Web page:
Christensen has been practicing law in Marblehead for more than 30 years, with much of it in municipal law. He is married with two children and has three grandchildren. After the first semester of his Bachelor’s degree, he joined the Marine Corps. He was badly wounded in Vietnam, spending about five months there, and was sent home. After a stint in the naval hospital, he went back to school.
What’s most important for the board, he said, is what it has been doing.
“What we do is protect our town employees and ensure that we provide you people with the same services that you’ve been receiving over the years for the same buck,” Christensen said. “I’ve always thought that it’s been a pleasure and a privilege for me to serve the town.”
Nye, a Marblehead native, is the president and CEO of National Grand Bank Marblehead. His three daughters were raised in the town. He was first elected to the board in 2005.
“Over the past, the board, the town administrator and the finance director (departments) have managed the town budget efficiently and economically within the scope of Prop 2½ with no general override required,” Nye said. “I would like to continue this work on behalf of the taxpayers of Marblehead.
“The most pressing issue this year, as is every year is delivering the high level of service that the residents of Marblehead expect and deserve while providing for a small increase in pay for our town employees within the town’s budget, avoiding the general override.”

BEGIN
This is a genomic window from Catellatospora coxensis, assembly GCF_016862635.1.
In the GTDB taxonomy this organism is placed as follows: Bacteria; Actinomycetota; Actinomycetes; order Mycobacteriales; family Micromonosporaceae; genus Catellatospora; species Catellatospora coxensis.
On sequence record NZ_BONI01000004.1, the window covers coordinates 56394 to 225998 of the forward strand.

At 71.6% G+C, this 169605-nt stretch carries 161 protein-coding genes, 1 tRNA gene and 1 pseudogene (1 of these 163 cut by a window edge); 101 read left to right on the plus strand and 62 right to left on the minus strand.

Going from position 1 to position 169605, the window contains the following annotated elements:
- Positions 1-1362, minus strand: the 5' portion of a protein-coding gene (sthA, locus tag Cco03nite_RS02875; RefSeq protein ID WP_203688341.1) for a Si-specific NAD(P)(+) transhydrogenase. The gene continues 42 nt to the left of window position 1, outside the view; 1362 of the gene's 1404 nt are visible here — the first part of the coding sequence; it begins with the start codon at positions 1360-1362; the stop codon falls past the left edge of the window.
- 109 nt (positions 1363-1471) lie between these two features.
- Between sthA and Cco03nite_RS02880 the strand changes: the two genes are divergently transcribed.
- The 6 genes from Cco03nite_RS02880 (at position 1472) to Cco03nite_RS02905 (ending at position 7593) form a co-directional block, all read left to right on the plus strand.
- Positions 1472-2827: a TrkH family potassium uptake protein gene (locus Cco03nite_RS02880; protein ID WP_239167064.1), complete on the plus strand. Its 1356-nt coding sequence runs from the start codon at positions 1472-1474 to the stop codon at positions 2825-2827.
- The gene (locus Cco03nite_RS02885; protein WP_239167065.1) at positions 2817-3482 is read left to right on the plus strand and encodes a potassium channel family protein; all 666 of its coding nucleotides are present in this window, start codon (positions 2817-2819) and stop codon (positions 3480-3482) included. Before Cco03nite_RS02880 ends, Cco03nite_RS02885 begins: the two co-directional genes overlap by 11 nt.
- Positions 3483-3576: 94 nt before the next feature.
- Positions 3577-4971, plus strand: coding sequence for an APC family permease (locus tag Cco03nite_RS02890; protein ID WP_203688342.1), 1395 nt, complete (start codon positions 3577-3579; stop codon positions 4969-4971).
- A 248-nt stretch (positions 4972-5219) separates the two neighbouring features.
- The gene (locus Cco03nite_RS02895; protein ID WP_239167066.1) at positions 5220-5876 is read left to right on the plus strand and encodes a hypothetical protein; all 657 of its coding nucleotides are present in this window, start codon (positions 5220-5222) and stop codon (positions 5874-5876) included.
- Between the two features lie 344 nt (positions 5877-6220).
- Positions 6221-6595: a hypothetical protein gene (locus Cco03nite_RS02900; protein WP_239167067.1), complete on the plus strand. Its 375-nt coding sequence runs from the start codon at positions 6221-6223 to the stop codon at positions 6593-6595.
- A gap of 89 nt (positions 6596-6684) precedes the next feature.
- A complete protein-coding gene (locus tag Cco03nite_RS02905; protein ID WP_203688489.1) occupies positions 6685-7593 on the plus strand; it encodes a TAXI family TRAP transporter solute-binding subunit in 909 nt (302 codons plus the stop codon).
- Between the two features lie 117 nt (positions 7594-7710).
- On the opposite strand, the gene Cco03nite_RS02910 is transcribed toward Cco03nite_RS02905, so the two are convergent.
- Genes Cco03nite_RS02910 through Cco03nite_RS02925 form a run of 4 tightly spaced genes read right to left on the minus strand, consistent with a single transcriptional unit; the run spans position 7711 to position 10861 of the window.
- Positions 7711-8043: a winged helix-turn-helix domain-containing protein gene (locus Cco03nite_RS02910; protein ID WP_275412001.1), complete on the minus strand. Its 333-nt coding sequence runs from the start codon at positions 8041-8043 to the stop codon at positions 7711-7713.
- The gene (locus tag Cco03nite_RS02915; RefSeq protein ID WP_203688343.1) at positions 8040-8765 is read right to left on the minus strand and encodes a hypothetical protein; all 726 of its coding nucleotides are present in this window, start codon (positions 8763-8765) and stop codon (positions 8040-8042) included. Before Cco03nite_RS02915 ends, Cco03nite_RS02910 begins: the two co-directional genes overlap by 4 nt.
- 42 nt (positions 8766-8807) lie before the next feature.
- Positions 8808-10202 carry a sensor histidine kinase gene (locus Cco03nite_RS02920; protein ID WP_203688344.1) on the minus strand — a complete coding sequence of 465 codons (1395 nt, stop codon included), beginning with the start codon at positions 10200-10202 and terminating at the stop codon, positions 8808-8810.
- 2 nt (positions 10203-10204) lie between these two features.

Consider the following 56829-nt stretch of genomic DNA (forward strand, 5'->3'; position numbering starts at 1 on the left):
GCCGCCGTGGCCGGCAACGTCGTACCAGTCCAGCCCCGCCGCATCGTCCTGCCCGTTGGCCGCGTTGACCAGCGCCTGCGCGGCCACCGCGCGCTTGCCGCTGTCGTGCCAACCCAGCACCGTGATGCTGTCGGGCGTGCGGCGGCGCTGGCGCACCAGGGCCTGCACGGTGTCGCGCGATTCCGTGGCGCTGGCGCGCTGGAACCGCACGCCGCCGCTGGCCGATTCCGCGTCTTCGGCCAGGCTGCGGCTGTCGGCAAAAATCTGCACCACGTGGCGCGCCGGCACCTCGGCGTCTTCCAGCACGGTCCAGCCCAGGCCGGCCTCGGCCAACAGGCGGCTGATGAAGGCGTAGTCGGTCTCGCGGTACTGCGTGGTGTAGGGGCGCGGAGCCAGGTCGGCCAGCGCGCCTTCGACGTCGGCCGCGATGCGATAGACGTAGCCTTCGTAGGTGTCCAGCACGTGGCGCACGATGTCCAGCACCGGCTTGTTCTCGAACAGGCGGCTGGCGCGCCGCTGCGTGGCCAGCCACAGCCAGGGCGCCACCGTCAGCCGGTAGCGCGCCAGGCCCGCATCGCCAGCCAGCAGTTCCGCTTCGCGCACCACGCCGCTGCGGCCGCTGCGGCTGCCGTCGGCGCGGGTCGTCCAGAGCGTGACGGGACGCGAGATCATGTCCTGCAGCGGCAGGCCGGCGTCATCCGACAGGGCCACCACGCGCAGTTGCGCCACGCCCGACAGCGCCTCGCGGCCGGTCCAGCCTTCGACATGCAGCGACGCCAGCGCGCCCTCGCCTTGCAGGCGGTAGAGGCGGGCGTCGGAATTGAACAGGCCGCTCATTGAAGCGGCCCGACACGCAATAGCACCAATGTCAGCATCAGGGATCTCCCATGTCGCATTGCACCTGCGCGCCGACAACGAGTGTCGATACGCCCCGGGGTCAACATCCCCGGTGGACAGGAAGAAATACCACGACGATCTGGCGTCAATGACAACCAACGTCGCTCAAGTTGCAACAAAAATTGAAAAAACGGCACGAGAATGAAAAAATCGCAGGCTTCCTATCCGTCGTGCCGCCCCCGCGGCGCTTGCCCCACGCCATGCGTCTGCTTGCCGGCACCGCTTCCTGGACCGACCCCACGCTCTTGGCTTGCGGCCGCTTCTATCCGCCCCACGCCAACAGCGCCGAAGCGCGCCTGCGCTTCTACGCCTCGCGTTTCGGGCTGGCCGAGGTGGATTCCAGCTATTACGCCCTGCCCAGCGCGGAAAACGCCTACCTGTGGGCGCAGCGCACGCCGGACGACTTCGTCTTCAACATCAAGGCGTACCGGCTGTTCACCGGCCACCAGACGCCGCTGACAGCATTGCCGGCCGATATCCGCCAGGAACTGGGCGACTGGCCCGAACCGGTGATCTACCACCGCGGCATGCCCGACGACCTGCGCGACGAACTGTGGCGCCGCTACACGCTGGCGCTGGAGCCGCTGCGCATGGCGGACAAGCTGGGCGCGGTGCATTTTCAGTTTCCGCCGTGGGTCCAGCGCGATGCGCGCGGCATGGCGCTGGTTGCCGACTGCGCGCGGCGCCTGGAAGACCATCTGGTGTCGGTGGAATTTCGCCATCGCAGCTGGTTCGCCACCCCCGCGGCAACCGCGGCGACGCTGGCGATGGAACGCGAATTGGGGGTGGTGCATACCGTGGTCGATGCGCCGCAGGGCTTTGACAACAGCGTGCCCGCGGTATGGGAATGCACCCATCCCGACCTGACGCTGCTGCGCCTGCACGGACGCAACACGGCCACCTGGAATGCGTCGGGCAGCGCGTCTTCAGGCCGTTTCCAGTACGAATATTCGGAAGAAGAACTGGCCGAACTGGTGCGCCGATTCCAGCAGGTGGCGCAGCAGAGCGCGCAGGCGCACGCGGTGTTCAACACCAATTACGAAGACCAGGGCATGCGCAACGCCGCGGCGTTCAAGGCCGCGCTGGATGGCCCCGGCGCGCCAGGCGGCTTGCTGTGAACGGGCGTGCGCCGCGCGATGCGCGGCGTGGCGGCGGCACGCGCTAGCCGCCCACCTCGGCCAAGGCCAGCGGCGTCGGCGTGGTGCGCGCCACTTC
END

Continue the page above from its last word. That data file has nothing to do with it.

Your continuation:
Grader said as a member of the Finance Committee for nine years, and chairman for the past five, he has been responsible for advising and recommending to Town Meeting. With his FinCom colleagues, he has reviewed, analyzed and vetted every appropriation budget and article project that has come before the town in that period.
Grader, co-founder and managing partner of Little Harbor Advisors, an investment management firm based in Marblehead, is married with two sons, who were educated through Marblehead schools.
He said the financial health of the town is the No. 1 issue, as the quality of services Marblehead residents have come to expect cannot be maintained without strong and well managed financial resources.
“What you have in me is a financial fiscal conservative who No. 1, has a deep understanding of the complex workings of the town government budget approval process and No. 2, who understands the importance of collaboration, fostering and maintaining the culture of accountability and getting things done,” Grader said.
Liming, a former selectman, said he would focus on fixing sidewalks, so children can walk to school safely. He said the sidewalks are in disrepair. He said he would work on giving more transparency, offering selectmen hours at town hall. If elected, he said he would pledge his stipend to go the Marblehead Holiday Decoration Fund.
“By running and winning, I hope I can open the gateway for other citizens of Marblehead who desire to run for public office,” Liming said.
The two candidates for the Cemetery Commission, the only other contested race on the ballot, were also supposed to debate each other, but Rufus Titus could not make it. Rose Ann Wheeler McCarthy and Titus are vying to fill a vacant seat on the commission, as William James is not running for re-election.
Gayla Cawley can be reached at email@example.com. Follow her on Twitter @GaylaCawley.